Democratic Progressive Party (DPP) presidential candidate at the May 20 tripartite elections, Peter Mutharika, on Wednesday refused to meet fellow presidential candidates to work out a peace deal in the wake of disputed elections in Malawi.
The Public Affairs Committee (PAC), a grouping of various faiths, had invited all the presidential candidates to Sunbird Mount Soche for a meeting on Thursday. All the three top candidates—President Joyce Banda of the People’s Party (PP), Dr. Lazarus Chakwera of the Malawi Congress Party (MCP) and youthful Atupele Muluzi of the United Democratic Front (UDF)—confirmed their availability for the peace meeting except for Mutharika.
President Banda, who is at Kamuzu Palace in the capital Lilongwe, was due to fly to Blantyre on Thursday morning but cancelled the trip owing to Mutharika’s unavailability.
A PAC member close to the arranged meeting said the faith group failed to convince Mutharika to attend the meeting “as he kept yelling at us for four hours”.
Meanwhile, Nyasa Times understands that Mutharika has changed his heart and wants to meet fellow leaders on Friday.
According to his closest aide, Ben Phiri, the DPP leader “did not refuse to meet fellow candidates but that he had other engagements to attend to at the appointed time”.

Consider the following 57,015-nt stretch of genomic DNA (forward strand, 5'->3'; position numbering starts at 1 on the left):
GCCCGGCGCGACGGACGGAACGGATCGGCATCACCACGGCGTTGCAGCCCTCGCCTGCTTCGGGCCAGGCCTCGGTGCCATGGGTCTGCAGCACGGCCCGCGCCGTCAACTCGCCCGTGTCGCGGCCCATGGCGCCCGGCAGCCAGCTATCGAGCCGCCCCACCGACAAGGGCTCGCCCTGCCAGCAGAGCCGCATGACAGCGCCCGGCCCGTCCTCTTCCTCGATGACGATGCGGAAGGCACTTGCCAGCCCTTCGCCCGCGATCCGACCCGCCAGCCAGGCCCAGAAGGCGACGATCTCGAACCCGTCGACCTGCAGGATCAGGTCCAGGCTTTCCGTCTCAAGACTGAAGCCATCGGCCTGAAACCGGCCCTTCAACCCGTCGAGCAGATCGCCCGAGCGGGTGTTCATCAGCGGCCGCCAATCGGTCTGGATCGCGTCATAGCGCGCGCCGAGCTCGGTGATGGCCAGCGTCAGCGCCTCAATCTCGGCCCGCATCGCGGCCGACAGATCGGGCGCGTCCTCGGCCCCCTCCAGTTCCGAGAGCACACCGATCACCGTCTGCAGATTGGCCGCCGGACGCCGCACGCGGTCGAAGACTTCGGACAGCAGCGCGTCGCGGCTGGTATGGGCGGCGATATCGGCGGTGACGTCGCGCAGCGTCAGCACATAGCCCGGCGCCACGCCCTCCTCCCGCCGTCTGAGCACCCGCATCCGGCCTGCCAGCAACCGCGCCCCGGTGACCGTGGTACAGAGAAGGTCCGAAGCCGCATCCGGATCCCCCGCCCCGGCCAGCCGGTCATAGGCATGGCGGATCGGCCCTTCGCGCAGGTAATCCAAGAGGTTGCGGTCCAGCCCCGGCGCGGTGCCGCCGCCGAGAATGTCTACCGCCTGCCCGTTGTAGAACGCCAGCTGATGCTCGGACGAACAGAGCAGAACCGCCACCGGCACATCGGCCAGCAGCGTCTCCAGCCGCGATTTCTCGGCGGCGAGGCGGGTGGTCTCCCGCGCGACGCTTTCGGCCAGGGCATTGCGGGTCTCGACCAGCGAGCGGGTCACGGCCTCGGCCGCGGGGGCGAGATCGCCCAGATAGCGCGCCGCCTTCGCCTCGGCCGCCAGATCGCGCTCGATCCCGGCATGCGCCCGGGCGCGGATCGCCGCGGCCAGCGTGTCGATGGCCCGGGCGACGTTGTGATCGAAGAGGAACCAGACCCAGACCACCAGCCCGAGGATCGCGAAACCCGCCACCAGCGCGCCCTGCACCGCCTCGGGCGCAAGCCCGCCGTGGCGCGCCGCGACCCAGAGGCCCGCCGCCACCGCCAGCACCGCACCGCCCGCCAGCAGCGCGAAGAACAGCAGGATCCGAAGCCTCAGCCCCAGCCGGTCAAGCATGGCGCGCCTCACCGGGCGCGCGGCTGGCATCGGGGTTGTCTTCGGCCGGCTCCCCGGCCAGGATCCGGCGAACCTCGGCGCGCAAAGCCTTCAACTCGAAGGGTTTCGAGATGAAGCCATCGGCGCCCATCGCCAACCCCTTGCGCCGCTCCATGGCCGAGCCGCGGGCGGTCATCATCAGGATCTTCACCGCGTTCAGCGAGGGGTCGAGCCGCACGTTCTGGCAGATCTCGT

PAC executive director Robert Phiri said a mediation team, which was instituted in February this year to intervene in any major electoral disputes, remains hopeful to resolve the electoral impasse amicably.
Said Phiri: “You will recall that presidential candidates signed a Lilongwe Peace Declaration on 10 May 2014. The latter has been a launch pad for these consultations with the four.
“Let me underline the fact that at this stage the team only offered a listening ear to appreciate [the candidates’] position on the electoral situation,” said Phiri as quoted in the press.
Phiri said immediately the disputes emerged, the team of six, which was instituted by the Board of Trustees but not necessarily from the group’s executive committee, was called to duty to explore ways of ending the deadlock.
Meanwhile, Danwood Chirwa, a professor of law at the University of Cape Town in South Africa; Garton Kamchedzera, associate professor of law at the University of Malawi’s Chancellor College, and dean of law at the same institution, Dr Mwiza Nkhata,agree that Malawi is facing a serious constitutional crisis and power vacuum with one of them fearing the situation could create fertile ground for corruption by politicians, civil servants and business people serving personal interests.Follow and Subscribe Nyasa TV :